To work around those constraints quickly, we'll write a get_message function which will call into the API directly, instead of building on slack_api, even though that's a bit on the sad side.

def get_message(channel, msg_ts):
    url = "https://slack.com/api/conversations.history"
    bot_token = os.environ['SLACK_OAUTH_TOKEN'].encode('utf-8')
    params = {
        'token': bot_token,
        'channel': channel,
        'latest': msg_ts,
        'limit': 1,
        'inclusive': True
    }
    resp = requests.get(url, params=params)
    return resp.json()

Then we'll update reaction_added_event to use this new function.

def reaction_added_event(request, parsed):
    print(parsed)
    event = parsed['event']
    if event['reaction'] in ('ididit', 'udidit'):
        item = event['item']
        if item['type'] == 'message':
            print("yes, handling this message")
            channel = item['channel']
            msg_ts = item['ts']
            msg = get_message(channel, msg_ts)
            print(msg)
    return "Ok"

Deploy the event_post function, add :ididit: to a message, and we can get a look at the response format for conversations.history.

{
  'ok': True,
  'latest': '1573231294.000900',
  'messages': [
    {
      'client_msg_id': 'cmiiiiiiiiiiiiiiiii',
      'type': 'message',
      'text': "I've finished upgrading the hosts!",
      'user': 'uuuuuuu',
      'ts': '1573231294.000900',
      'team': 'ttttttttt',
      'blocks': ["a lot of stuff omitted"],
      'reactions': [
        {
          'name': 'ididit',
          'users': ['uuuuuuu'],
          'count': 1
        }
      ]
    }
  ]

What we really care about are messages/0/user and messages/0/text, which we'll be able to use to add this message either to the speaking or emojing user depending on whether it's an :ididthis: or udidthis respectively.

Pulling all together

Somewhat conspicuously, we still don't have a database to store all of this, and we'll solve that in the next post, not this one. For now we'll create an interface for storing this data, the reflect function.

def reflect(team_id, user_id, text):
    print("Reflected(%s, %s): %s" % (team_id, user_id, text))

Then we'll update reaction_added_event to call that function.

def reaction_added_event(request, parsed):
    event = parsed['event']
    if event['reaction'] in ('ididit', 'udidit'):
        item = event['item']
        event_user_id = event['user']
        if item['type'] == 'message':
            channel = item['channel']
            msg_ts = item['ts']
            msg_resp = get_message(channel, msg_ts)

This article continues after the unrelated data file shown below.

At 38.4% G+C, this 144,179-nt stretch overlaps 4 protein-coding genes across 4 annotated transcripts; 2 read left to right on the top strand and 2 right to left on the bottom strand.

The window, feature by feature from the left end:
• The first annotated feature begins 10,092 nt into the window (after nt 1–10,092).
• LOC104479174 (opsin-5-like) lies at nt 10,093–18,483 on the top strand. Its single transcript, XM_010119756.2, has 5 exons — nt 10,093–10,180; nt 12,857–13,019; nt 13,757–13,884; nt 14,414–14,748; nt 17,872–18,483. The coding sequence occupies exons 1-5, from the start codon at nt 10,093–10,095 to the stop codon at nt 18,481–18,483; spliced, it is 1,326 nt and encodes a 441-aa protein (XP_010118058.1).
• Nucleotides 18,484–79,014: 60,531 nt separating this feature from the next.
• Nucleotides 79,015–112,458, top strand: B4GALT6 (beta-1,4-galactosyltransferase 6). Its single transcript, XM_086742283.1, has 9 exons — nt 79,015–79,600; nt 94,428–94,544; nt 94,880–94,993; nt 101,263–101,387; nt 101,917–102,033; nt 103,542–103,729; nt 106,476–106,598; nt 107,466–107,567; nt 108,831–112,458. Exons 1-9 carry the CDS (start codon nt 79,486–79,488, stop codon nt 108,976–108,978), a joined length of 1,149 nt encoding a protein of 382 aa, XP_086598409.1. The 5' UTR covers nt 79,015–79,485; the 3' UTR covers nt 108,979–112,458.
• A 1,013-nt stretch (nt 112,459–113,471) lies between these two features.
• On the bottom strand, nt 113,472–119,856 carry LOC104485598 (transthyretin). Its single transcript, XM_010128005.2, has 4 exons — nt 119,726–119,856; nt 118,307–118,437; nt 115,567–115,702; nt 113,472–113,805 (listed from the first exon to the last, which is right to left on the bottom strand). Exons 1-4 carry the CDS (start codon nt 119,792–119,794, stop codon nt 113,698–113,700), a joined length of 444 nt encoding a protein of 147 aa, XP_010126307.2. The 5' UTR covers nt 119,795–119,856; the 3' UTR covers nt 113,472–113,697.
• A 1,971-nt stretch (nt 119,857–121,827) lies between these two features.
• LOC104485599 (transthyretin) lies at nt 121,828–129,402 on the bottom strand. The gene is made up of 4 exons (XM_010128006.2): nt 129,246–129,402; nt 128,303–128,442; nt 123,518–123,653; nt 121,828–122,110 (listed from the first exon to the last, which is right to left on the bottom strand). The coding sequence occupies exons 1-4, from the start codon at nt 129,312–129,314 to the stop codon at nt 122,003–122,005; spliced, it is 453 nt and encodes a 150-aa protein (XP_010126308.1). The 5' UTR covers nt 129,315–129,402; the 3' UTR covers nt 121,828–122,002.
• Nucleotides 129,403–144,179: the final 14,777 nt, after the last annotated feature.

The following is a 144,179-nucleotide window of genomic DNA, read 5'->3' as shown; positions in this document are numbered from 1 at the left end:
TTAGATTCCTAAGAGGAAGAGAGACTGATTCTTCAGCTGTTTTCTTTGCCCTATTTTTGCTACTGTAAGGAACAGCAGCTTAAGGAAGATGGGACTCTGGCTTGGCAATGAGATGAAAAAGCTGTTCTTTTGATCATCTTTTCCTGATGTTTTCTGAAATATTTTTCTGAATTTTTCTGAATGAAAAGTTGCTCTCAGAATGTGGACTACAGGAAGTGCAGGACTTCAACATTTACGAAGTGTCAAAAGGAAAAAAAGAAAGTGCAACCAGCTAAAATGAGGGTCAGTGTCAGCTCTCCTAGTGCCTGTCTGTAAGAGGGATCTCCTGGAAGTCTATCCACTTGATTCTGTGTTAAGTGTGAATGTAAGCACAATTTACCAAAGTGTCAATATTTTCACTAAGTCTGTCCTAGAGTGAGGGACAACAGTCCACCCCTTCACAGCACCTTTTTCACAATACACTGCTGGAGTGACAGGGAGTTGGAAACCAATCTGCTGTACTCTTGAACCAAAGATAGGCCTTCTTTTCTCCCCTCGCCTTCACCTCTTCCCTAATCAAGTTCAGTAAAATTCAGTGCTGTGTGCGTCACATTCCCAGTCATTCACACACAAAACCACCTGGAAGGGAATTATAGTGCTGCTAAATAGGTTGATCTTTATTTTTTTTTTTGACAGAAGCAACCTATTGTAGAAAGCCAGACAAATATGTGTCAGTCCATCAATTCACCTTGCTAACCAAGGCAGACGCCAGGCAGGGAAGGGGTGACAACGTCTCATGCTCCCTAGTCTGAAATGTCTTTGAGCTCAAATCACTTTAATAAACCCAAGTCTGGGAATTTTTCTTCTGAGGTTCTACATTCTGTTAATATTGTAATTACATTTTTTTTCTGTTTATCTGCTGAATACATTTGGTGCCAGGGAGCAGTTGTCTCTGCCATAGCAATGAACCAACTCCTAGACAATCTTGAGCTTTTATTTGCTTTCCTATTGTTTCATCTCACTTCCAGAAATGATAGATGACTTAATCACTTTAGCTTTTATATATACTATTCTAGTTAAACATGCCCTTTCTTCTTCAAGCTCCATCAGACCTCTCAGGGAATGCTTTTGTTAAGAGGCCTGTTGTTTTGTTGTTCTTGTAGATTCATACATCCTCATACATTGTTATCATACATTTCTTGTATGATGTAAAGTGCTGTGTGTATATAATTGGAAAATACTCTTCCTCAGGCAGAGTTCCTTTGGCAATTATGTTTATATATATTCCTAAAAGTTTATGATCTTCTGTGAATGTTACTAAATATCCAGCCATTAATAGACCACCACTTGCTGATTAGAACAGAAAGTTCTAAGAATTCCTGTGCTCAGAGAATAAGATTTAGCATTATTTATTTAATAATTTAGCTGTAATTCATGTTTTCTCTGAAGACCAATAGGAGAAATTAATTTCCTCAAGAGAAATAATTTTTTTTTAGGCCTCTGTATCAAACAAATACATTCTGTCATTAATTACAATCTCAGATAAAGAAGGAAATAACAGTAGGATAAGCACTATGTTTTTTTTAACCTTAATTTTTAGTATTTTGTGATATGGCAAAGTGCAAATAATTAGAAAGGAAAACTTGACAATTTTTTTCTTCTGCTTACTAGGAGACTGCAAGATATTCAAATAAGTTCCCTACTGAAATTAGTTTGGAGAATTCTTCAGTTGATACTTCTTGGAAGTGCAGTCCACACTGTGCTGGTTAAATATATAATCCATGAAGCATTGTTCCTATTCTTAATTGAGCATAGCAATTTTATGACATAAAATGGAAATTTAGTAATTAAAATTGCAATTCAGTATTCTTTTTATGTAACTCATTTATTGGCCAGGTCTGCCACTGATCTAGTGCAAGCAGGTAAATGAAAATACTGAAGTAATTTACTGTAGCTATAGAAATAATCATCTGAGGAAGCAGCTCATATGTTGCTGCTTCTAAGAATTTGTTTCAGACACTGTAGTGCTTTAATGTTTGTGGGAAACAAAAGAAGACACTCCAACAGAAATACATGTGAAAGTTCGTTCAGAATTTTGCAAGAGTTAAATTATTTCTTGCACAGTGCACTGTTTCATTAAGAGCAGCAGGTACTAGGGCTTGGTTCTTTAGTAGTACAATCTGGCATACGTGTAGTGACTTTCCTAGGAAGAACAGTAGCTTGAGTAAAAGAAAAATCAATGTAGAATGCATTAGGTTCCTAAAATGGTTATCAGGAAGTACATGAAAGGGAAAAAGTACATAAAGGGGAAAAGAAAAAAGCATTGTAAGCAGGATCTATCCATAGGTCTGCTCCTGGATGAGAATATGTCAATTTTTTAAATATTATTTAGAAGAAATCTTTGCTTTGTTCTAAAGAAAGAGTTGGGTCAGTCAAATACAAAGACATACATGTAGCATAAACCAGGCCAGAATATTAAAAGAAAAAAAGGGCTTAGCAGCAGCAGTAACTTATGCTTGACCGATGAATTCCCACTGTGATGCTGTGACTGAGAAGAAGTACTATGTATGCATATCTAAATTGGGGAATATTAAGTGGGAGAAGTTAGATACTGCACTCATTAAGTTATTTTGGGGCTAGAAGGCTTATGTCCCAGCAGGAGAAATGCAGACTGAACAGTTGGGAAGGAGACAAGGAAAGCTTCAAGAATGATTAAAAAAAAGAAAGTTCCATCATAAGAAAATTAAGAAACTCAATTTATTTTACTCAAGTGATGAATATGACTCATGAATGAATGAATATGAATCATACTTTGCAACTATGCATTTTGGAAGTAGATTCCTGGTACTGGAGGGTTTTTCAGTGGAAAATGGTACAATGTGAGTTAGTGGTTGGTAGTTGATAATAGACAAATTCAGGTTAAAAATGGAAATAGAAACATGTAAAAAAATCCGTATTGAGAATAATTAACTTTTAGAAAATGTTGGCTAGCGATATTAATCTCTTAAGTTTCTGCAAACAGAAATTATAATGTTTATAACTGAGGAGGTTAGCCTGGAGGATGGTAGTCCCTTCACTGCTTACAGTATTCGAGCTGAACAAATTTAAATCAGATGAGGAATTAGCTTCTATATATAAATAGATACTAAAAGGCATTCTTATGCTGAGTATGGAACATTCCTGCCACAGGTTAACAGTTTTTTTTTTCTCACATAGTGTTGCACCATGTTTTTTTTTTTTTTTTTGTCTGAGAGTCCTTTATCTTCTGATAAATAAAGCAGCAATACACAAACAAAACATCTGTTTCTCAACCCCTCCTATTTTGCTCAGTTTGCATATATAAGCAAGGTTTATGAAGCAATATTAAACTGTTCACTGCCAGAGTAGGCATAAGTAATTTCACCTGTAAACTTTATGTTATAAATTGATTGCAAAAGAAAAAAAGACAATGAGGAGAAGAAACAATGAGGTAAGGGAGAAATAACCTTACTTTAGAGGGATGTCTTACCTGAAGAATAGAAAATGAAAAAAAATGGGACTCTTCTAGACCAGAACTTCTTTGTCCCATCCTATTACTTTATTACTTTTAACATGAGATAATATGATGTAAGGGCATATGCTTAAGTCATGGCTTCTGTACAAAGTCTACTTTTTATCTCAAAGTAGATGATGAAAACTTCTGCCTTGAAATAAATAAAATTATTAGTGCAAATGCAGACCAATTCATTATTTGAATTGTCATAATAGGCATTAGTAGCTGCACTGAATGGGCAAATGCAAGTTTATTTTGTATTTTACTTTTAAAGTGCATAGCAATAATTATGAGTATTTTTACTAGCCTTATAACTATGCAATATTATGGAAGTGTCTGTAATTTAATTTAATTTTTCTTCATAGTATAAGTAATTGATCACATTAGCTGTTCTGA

msg = msg_resp['messages'][0]
            msg_team_id, msg_user_id, text  = \
              msg['team'], msg['user'], msg['text']
            if event['reaction'] == 'ididit':
                reflect(msg_team_id, msg_user_id, text)
            elif event['reaction'] == 'udidit':
                reflect(msg_team_id, event_user_id, text)
    return "Ok"

Deploy again, and we've integrated reacji!

Reacji as interface

When I first started using Slack, I assumed reacji were a gimmick, but then I remember the lightbuld going off when I first saw folks organically start voting on a message using the :plus: emoji. No one had asked them to vote, it just started happening, and it's that organic freedom, constrained with the rigid constraints (they are just small images with a count next to them) that lead to so the novel usage patterns.

No Slack App ever needs to integrate with reacji, but I've seen a bunch of creative integrations that acknowledge the patterns that folks already have and then enhance those patterns with automated action.

Another great aspect of reacji as user interface is they are more discoverable than Slash Commands, which are usually hidden from other users. Organic growth and adoption are underpinning of a successful app, and reacji are a powerful mechanism to that end.

Integration friction

I'll say that I was a bit surprised at how long it took me to get reacji working, because I'd come into this post assuming I was already done with most of the necessary work and would just be introducing a new event.

Instead I needed to add a new style of API integration since conversations.history didn't support the JSON format, and a new API token since previously I'd been using the bot token rather than the user token. Individually, each of the Slack APIs are extremely well designed, it's only collectively that they start to surface some degree of friction.

This is a common challenge for broad, sophisticated APIs. I'm currently reading Building Evolutionary Architectures, which is better, more structured coverage of the ideas I wrote about in Reclaim unreasonable software. API deterioration can be prevented, but requires very deliberate usage of "asserted properties" in my post's nomenclature or "fitness functions" in Ford/Parsons/Kua's.

Next

We've now reached commit 08eb, and are down to two more goals: integrating a database, and publishing this into the applications directory. I'll work on the database next, as it's hard to publish an app that is exclusively stub data, and then we can complete the publishing step.


series continues in Using Cloud Firestore to power a Slack app